Fox9 and Tom Lyden throw a ton of time and legwork into a remarkably thorough story on the episode, including a visit to the young lady’s former sorority sisters in St. Cloud. If the motivation is what baffles you, Lyden interviews one friend who says Ms. Ayers, who apparently didn’t know either the Playmate or the player, was just a fan of Sizemore’s. More relevant, as Lyden points out, the punishment, a couple of misdemeanors, doesn’t fit the crime, with its very expensive year-long investigation.

It’s kind of inside baseball, but KARE’s Trisha Volpe tells the story of “an all-out revolt” by employees of the state’s current chief appellate defender: “David Merchant is … head of one of the state’s top legal offices, handling appeals for indigent defendants. Appellate public defenders argue cases in front of the Court of Appeals and Minnesota Supreme Court. The public defense board first appointed Merchant earlier this year to fill out the previous chief’s term. On Wednesday, board members reappointed him amid an all out revolt by many of Merchant’s own employees. The attorneys argued Merchant has no experience in Minnesota criminal law. While his application does show extensive legal experience, he was previously an employment lawyer.”

KSTP’s Chris Keating files a piece on improvements the Twins will be making to Target Field, including a 100-foot-tall clock tower. Fans he interviews seem to prefer choke-proof pitching.

This is good. Two candidates for Minnesota governor are suing the local press for $24 million. The charge? They weren’t taken seriously enough. And no, their names are not Mark Dayton and Tom Emmer. The Business Journal’s Jim Hammerand, writing in its “Law Blog”, says: “Ole Savior and Peter Idusogie are suing Minnesota broadcast and print media organizations for at least $24 million and asking for another chance at the Aug. 10 primary, alleging that they would have had a shot at the governor’s mansion if only they were treated as serious candidates. Savior ran as a Republican with lieutenant governor hopeful and Elvis impersonator Todd Anderson. Idusogie and running mate Lady Jayne Fontaine sought the DFL nomination. Both teams finished staggeringly far behind Republican Tom Emmer and DFLer Mark Dayton, who are now awaiting the results of a mandatory statewide recount. Savior and Idusogie blamed the press for not covering their campaigns.” See now, if Savior had run with one of the guys from Insane Clown Posse, he might gotten some ink.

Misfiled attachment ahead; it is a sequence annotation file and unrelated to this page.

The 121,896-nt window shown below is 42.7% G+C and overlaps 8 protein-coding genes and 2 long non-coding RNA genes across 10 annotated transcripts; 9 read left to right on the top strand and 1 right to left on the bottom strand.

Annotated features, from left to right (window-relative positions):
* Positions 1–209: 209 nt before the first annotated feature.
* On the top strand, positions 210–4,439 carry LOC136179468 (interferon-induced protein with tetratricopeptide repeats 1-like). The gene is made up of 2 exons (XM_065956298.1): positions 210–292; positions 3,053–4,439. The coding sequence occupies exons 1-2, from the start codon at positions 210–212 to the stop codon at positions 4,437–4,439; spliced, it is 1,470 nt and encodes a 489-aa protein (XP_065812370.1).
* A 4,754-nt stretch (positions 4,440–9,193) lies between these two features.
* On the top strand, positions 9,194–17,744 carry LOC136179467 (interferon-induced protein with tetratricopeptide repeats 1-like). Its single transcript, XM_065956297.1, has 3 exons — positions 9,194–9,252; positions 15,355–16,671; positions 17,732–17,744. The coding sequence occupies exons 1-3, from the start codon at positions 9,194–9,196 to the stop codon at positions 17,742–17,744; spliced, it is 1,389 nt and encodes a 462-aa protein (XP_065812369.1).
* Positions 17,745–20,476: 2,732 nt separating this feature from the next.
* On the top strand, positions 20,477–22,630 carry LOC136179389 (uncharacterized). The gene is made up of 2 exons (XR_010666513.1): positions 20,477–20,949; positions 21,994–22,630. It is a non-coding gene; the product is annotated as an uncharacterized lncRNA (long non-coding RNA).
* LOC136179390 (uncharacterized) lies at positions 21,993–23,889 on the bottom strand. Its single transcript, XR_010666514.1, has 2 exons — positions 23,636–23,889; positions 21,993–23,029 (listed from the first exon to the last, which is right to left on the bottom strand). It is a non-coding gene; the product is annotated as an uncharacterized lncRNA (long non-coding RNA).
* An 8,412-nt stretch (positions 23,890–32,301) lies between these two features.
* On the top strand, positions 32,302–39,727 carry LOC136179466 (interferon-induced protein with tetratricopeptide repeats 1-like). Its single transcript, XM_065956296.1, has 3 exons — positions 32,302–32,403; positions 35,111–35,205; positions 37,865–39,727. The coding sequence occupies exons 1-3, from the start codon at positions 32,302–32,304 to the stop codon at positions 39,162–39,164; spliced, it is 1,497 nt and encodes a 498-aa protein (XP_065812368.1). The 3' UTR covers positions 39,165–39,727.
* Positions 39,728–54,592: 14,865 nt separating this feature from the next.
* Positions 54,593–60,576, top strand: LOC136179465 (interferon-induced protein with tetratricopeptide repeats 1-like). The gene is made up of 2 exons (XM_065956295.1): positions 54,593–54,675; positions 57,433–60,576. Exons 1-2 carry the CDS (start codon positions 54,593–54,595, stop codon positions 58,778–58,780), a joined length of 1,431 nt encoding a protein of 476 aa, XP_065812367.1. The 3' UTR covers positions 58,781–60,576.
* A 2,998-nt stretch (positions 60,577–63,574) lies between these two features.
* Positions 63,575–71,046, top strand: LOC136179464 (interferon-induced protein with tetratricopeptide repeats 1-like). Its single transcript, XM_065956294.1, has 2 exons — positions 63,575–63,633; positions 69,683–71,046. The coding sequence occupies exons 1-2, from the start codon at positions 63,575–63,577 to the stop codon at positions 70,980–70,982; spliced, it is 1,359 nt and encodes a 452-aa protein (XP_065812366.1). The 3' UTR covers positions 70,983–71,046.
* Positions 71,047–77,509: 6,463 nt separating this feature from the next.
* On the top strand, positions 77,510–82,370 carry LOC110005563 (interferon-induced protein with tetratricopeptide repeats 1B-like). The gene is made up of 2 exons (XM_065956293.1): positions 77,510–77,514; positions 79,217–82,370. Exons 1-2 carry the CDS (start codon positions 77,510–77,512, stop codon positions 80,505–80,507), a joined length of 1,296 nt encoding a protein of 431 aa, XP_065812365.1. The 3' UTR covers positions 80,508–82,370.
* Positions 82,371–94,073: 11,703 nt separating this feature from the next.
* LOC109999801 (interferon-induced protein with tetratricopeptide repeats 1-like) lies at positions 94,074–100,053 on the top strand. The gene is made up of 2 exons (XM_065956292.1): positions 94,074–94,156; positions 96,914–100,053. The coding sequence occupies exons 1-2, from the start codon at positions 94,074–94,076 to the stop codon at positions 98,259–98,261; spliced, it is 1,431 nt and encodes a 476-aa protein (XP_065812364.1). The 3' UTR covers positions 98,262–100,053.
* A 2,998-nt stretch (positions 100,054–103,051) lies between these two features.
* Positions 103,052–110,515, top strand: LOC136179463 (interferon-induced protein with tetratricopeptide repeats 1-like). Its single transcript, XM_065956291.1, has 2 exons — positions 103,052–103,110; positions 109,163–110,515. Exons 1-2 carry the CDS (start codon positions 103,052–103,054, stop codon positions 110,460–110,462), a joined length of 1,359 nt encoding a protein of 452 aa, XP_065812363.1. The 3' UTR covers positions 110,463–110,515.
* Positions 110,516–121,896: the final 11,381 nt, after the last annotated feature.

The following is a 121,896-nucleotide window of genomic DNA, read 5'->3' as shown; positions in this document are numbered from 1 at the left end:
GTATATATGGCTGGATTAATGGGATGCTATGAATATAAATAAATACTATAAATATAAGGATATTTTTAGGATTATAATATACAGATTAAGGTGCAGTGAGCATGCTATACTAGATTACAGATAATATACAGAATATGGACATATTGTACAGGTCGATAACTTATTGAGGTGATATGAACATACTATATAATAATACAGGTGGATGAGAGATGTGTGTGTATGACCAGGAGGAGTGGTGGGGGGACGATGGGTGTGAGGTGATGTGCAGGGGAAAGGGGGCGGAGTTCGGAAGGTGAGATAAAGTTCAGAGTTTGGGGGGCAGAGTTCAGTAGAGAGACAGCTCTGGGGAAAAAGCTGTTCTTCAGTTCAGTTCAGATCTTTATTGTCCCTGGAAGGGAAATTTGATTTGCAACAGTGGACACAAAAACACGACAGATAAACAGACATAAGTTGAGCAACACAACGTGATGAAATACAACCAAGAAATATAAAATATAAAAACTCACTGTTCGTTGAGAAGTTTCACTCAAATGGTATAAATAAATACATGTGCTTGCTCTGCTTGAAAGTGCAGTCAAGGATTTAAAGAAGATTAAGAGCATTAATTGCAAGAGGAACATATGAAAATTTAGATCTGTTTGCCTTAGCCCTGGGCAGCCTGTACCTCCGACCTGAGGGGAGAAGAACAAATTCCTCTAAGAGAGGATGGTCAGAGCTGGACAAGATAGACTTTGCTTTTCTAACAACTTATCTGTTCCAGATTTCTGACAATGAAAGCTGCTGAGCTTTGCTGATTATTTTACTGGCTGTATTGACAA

With all the fraud and sleazeball characters floating around the Petters empire, you knew somebody had to be on drugs, so why not the chief legal counsel? Two years after the raid on Petters’ world headquarters, 37-year-old David Baer has been charged with three felony drugs charges. Rochelle Olson and David Phelps report for the Strib: “The complaint says FBI agents searched Baer’s office when they raided Petters’ headquarters at 4400 Baker Road on Sept. 24, 2008. The agents found a safe under Baer’s desk with his passport and the drugs, according to the complaint. The FBI found cocaine in several containers, including a bottle with Baer’s name, the complaint said. An analysis by the Minneapolis city chemist determined that there was 7.4 grams of cocaine in the safe. The complaint said agents also found pills with a variety of imprints that appeared to be ecstasy, including 10 with a bird imprint that tested positive as the drug, sometimes called MDMA, or just X, for methylenedioxymethamphetamine.” What do you bet the guy has a glaucoma defense?

As Minnesotans, we of course have a hard-wired radar for apocalyptic weather … like 10 inches of snow Friday night. The kids over at Paul Douglas’s WeatherNation are showing some restraint, explaining that it could be mostly rain here in the Cities. Either way, that pleasant run of northern California temperatures is outta here.